Why would I need this?
Unless you’re learning Japanese, you probably won’t.
With the way I’m approaching it, I try and combine words and grammar into the same flashcard system. This means making new flashcarsd with sentences containing small bits of information I’m trying to learn. These can be new words of grammar. By keeping information in full sentences, everything is learned in context.
A new words is sometimes encountered without an accompanying sentence, or in a sentence that contain too many unknown parts. We want a sentence where just that word is new, so we’d like to easily find sentences containing that word.
Ginkou makes finding these examples sentences easy. The program is used to first build up a bank of sentences, and then to retrieve sentences from that bank based on the words they contain.
Bird’s eye view
Ginkou has two main operations: add and get.
The add operation takes text, either from a file, or from the command line, and then adds those to the bank. This operation will first parse the input into sentences. Then it splits each sentence into a list of words, using mecab. Using mecab instead of naive splitting lets us use the root from for conjugated verbs. Naively splitting would use the form the verb happens to be conjugated in.
We then store the sentence in one table, and each word in that sentence in
another. We then add a link in a junction table for each word. Each link
specifies that a word
W appears in a sentence
S. This table is used to
represent the many-to-many relationship between words and sentences.
The get operation looks up the sentences containing a given word. This operation uses the junction table built up with the add operation. Implementing this operation requires a bit of SQL statement savvy, which we’ll explore later in this post.
I like using Rust for small command line tools. It has a bit of a learning curve, but is easy to use after that. The tools tend to work efficiently without having to pine much over performance. Rust also has good libraries for parsing command line arguments, and for using SQLite.
One advantage of using SQLite was the ability to transfer the bank between computers easily. Since SQLite keeps a database in a single file, we can simply transfer the file from one place to another.
Integrating SQLite is also much easier in a standalone application, as we don’t need to worry about starting the database in the background. All we need to do is have a file for SQLite to work with.
In this section we’ll go over what our database schema looks like.
We have a table for each word, and a table for each sentence:
CREATE TABLE Words( id INTEGER PRIMARY KEY, word TEXT UNIQUE NOT NULL ); CREATE TABLE Sentences( id INTEGER PRIMARY KEY, sentence TEXT NOT NULL );
Each table uses an integer as its primary key. Both tables then store text in
the other column. We don’t want to avoid storing duplicate words, so we add a
UNIQUE constraint to that column. To avoid errors, we need to make sure to
only insert new words into the table.
Next we have the junction table modelling the many-to-many relationship:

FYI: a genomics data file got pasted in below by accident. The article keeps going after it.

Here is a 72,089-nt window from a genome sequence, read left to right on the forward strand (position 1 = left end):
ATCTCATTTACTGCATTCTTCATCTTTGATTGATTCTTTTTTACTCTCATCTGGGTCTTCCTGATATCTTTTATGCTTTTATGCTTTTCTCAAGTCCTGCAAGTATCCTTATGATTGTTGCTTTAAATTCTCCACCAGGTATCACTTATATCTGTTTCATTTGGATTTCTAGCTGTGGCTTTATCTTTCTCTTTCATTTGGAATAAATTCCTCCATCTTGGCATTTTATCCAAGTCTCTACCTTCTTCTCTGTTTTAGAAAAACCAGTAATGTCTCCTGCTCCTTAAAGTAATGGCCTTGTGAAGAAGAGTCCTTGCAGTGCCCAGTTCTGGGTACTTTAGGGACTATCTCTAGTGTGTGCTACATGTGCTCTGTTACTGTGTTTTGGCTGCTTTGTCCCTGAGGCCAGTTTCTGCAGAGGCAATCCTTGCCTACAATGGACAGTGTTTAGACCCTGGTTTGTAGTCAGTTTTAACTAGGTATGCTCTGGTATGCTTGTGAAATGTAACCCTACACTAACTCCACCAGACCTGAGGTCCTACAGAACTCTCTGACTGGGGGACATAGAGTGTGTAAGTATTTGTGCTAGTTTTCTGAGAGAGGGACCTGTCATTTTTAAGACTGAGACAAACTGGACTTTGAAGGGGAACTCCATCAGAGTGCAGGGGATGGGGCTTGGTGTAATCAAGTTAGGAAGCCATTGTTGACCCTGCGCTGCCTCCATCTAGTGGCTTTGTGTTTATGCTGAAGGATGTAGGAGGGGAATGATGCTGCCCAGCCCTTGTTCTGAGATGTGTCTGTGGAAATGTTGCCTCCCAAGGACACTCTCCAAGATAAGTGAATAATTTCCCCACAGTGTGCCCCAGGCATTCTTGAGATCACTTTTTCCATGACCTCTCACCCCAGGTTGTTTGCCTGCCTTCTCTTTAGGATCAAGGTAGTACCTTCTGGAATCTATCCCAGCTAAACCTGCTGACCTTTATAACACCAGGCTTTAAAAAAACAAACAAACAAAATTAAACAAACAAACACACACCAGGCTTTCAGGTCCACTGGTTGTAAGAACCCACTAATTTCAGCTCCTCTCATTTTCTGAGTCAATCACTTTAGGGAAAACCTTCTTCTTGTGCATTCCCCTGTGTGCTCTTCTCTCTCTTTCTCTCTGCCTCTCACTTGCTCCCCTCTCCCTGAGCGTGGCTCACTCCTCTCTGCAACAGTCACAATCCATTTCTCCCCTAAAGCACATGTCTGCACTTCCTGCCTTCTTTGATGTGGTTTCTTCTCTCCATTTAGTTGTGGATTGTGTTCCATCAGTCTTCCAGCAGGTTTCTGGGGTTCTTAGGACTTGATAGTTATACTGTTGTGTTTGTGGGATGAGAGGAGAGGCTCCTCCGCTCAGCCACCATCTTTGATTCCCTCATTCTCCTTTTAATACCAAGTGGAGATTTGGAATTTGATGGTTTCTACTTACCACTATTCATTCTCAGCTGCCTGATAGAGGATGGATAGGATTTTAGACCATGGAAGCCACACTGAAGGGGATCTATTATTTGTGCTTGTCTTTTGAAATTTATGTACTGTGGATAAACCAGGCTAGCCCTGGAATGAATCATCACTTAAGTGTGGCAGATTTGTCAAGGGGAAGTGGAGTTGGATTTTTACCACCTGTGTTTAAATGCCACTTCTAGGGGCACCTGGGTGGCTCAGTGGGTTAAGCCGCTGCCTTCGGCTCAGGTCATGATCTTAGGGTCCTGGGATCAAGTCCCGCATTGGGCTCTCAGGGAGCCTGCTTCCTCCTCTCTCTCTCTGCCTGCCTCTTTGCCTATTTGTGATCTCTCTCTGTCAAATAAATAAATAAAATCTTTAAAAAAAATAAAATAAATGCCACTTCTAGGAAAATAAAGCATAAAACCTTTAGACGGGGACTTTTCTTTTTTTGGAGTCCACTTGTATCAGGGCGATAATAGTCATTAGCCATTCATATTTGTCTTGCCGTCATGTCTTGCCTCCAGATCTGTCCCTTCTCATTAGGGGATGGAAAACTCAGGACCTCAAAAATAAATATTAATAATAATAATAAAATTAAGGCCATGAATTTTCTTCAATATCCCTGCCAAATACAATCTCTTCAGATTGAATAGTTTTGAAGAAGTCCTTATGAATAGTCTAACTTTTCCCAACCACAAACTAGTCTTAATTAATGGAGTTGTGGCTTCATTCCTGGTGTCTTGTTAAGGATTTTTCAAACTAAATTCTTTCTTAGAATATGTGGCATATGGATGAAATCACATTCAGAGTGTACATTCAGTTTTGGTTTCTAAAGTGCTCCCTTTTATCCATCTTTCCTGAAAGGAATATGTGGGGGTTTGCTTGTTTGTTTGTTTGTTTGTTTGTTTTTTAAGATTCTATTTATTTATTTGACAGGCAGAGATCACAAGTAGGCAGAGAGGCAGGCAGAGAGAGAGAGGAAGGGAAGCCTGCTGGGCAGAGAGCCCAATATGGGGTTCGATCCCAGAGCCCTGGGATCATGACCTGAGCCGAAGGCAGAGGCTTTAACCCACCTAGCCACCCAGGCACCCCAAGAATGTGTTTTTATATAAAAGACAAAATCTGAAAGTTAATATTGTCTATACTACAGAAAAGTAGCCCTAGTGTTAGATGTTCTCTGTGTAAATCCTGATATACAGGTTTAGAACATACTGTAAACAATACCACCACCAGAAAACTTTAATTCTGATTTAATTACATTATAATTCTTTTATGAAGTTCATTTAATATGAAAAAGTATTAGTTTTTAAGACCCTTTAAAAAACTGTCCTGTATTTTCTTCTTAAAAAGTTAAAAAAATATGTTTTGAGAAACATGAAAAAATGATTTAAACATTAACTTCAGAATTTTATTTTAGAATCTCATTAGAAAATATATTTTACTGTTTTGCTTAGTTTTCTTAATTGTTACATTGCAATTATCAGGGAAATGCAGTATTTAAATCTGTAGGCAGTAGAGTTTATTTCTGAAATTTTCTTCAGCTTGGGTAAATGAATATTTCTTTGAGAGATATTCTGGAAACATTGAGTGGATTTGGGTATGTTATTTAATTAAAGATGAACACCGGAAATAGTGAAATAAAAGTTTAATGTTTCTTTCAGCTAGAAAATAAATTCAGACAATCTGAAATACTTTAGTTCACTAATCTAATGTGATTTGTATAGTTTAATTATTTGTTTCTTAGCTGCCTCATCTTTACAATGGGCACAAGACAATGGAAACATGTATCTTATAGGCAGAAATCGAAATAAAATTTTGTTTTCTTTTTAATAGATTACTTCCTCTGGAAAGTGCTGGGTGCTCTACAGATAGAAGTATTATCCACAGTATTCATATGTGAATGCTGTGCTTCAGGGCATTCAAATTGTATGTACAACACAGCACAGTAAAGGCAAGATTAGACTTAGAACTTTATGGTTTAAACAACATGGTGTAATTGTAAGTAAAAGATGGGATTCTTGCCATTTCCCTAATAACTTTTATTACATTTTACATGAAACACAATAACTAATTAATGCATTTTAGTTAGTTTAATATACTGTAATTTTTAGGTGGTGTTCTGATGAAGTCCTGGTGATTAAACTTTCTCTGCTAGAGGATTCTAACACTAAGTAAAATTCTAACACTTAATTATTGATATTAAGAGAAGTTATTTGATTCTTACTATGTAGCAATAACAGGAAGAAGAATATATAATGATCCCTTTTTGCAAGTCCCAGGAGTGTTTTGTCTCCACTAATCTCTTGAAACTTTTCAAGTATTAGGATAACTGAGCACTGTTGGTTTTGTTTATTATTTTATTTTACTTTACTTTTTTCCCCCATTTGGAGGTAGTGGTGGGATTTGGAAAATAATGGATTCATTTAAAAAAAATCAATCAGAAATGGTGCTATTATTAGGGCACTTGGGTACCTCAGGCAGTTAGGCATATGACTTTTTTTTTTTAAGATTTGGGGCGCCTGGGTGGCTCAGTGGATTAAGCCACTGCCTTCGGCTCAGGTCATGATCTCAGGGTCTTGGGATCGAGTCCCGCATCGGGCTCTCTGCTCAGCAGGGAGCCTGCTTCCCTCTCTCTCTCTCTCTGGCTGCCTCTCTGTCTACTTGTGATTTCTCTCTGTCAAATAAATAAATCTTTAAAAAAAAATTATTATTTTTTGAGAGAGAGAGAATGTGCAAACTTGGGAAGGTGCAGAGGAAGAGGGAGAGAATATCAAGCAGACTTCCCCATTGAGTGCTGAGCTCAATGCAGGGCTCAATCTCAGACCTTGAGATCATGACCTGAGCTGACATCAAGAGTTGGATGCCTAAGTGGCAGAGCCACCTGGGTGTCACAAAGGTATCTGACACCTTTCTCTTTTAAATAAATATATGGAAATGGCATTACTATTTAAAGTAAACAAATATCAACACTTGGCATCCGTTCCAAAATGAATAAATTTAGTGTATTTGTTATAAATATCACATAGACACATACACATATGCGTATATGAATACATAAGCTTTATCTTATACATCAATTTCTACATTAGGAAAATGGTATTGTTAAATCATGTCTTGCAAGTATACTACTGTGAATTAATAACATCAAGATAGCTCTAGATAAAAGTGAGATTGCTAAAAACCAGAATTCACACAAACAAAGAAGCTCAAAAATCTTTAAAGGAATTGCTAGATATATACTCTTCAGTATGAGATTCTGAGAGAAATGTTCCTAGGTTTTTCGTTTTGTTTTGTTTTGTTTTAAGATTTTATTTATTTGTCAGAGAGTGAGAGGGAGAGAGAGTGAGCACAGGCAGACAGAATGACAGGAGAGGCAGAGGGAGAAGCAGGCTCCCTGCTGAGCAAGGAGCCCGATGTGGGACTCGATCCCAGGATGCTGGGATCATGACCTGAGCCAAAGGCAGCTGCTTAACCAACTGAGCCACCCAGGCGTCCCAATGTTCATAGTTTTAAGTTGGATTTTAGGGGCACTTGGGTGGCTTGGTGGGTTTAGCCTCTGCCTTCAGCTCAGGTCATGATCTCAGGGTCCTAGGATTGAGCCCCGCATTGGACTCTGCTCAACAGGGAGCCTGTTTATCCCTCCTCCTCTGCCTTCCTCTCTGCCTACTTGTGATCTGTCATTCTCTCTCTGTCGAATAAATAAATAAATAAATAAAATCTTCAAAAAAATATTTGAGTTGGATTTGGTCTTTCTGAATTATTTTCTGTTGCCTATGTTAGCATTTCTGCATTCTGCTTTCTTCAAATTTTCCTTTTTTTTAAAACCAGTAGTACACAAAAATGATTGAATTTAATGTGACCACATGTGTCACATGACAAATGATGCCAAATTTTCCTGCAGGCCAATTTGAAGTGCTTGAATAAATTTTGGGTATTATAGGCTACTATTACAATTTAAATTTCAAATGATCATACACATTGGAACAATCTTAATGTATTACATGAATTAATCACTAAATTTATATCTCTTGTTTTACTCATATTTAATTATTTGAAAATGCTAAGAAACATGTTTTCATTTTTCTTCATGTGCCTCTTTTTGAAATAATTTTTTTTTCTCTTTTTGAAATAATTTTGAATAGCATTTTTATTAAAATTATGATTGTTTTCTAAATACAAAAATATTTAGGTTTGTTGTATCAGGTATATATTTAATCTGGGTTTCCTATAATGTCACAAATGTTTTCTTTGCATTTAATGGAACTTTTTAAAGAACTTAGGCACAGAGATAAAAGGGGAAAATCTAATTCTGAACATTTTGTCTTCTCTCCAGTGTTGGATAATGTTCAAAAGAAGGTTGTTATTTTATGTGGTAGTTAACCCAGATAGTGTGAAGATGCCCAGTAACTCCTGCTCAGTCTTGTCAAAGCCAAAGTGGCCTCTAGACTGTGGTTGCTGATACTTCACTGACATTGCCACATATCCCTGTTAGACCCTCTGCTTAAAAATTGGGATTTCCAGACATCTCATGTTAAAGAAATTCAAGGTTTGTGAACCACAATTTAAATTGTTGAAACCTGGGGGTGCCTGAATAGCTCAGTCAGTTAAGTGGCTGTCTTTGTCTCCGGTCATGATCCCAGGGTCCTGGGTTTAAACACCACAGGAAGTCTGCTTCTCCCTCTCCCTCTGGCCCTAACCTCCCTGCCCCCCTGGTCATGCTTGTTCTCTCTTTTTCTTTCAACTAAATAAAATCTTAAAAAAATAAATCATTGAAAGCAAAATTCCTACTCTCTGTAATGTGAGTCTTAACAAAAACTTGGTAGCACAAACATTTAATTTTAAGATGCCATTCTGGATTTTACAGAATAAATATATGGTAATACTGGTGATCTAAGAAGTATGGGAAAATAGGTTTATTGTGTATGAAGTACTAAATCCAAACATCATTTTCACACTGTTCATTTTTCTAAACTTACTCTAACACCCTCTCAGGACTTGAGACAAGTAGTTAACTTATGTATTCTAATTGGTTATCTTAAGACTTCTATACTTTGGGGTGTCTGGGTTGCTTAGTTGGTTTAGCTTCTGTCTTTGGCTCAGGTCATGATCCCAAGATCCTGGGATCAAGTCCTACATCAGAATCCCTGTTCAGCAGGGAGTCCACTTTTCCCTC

CREATE TABLE WordSentence( word_id INTEGER NOT NULL, sentence_id INTEGER NOT NULL, PRIMARY KEY(word_id, sentence_id), FOREIGN KEY(word_id) REFERENCES Words(id), FOREIGN KEY(sentence_id) REFERENCES Sentences(id) );
This table only contains 2 columns, one referencing words, and the other referencing sentences. The rest of the schema makes sure that the keys inserted into the table come in unique pairs, and that they reference keys that exist in the other tables.
To illustrate how this table works, let’s look at an example sentence. The sentence “猫を見た” contains the following words: 猫, を, and 見る. (見た is the past tense of 見る). Adding this sentence to an empty database will give us the following tables:
id word -- ---- 1 猫 2 を 3 見る
id sentence -- -------- 1 猫を見た
word_id sentence_id ------- ----------- 1 1 2 1 3 1
For each word, we’ve created a link in the junction table representing the word belonging to the first sentence in our newly populated sentence table.
Big Scary Statements
The trickiest statement to write was for the
This statement needs to look up all the sentences containing a specific word.
To do this we make use of the Junction table we previously populated,
joining our sentences with the words they contain.
Once we have a table of rows with a sentence and a word,
we can filter for rows containing the right word, and take out the sentence.
The statement looks like this:
SELECT sentence FROM sentences LEFT JOIN wordsentence ON wordsentence.sentence_id = sentences.id LEFT JOIN words ON words.id = wordsentence.word_id WHERE word=?1;
I think we could have used an Inner Join as well,
but since we’re checking with equality on a word,
NULLs that appear because of a Left Join don’t matter.
Disks are slow
On the first iteration of the program, consuming sentences was very slow: the program was only capable of adding 3 sentences per second or so. The culprit turned out to be how SQLite was used.
When SQLite was used with an in memory database instead of an on-disk one, the processing rate went up to 1000 sentences per second. Every time we added a sentence, we had to process a few SQL statements on the database. With an on file database, this meant hitting the disk for every sentence, which was quite slow.
In order to take advantage of the speed of in memory transactions, while still having a final database on disk, I used SQLite’s transactions, which allow us to perform a bunch of operations in memory, before finally committing them to the real database on disk.
This post was just to share a few thoughts and snippets of what went into this little project. Hopefully there was something to learn from it. The curious can check out the code over here.